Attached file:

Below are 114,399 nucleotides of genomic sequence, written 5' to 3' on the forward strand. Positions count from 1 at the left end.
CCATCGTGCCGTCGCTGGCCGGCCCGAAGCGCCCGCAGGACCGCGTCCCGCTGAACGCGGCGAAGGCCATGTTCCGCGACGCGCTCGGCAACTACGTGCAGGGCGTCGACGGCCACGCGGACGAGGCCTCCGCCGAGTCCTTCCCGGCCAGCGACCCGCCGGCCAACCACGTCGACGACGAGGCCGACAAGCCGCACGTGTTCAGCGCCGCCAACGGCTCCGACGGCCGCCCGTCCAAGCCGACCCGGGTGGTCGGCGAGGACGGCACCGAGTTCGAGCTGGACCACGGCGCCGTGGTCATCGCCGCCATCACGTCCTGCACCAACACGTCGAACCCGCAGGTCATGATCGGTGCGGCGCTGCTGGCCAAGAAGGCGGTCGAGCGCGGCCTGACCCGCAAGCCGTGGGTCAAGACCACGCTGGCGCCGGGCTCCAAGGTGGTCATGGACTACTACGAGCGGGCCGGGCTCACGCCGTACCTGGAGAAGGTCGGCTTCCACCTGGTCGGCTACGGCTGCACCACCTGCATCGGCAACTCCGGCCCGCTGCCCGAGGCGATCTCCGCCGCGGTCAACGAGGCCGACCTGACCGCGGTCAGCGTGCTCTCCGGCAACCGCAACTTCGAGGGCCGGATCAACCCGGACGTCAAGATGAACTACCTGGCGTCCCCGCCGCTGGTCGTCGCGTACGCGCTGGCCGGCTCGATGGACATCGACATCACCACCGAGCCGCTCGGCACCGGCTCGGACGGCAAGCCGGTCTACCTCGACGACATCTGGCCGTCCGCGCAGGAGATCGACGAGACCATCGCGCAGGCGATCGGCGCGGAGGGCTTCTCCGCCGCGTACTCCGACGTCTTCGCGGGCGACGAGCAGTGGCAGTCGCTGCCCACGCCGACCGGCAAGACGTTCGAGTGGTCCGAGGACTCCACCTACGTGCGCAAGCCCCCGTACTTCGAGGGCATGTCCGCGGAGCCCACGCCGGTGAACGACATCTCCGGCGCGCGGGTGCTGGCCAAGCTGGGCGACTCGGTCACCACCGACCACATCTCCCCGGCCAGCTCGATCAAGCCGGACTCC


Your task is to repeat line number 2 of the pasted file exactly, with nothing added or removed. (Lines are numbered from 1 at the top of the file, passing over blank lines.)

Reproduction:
CCATCGTGCCGTCGCTGGCCGGCCCGAAGCGCCCGCAGGACCGCGTCCCGCTGAACGCGGCGAAGGCCATGTTCCGCGACGCGCTCGGCAACTACGTGCAGGGCGTCGACGGCCACGCGGACGAGGCCTCCGCCGAGTCCTTCCCGGCCAGCGACCCGCCGGCCAACCACGTCGACGACGAGGCCGACAAGCCGCACGTGTTCAGCGCCGCCAACGGCTCCGACGGCCGCCCGTCCAAGCCGACCCGGGTGGTCGGCGAGGACGGCACCGAGTTCGAGCTGGACCACGGCGCCGTGGTCATCGCCGCCATCACGTCCTGCACCAACACGTCGAACCCGCAGGTCATGATCGGTGCGGCGCTGCTGGCCAAGAAGGCGGTCGAGCGCGGCCTGACCCGCAAGCCGTGGGTCAAGACCACGCTGGCGCCGGGCTCCAAGGTGGTCATGGACTACTACGAGCGGGCCGGGCTCACGCCGTACCTGGAGAAGGTCGGCTTCCACCTGGTCGGCTACGGCTGCACCACCTGCATCGGCAACTCCGGCCCGCTGCCCGAGGCGATCTCCGCCGCGGTCAACGAGGCCGACCTGACCGCGGTCAGCGTGCTCTCCGGCAACCGCAACTTCGAGGGCCGGATCAACCCGGACGTCAAGATGAACTACCTGGCGTCCCCGCCGCTGGTCGTCGCGTACGCGCTGGCCGGCTCGATGGACATCGACATCACCACCGAGCCGCTCGGCACCGGCTCGGACGGCAAGCCGGTCTACCTCGACGACATCTGGCCGTCCGCGCAGGAGATCGACGAGACCATCGCGCAGGCGATCGGCGCGGAGGGCTTCTCCGCCGCGTACTCCGACGTCTTCGCGGGCGACGAGCAGTGGCAGTCGCTGCCCACGCCGACCGGCAAGACGTTCGAGTGGTCCGAGGACTCCACCTACGTGCGCAAGCCCCCGTACTTCGAGGGCATGTCCGCGGAGCCCACGCCGGTGAACGACATCTCCGGCGCGCGGGTGCTGGCCAAGCTGGGCGACTCGGTCACCACCGACCACATCTCCCCGGCCAGCTCGATCAAGCCGGACTCC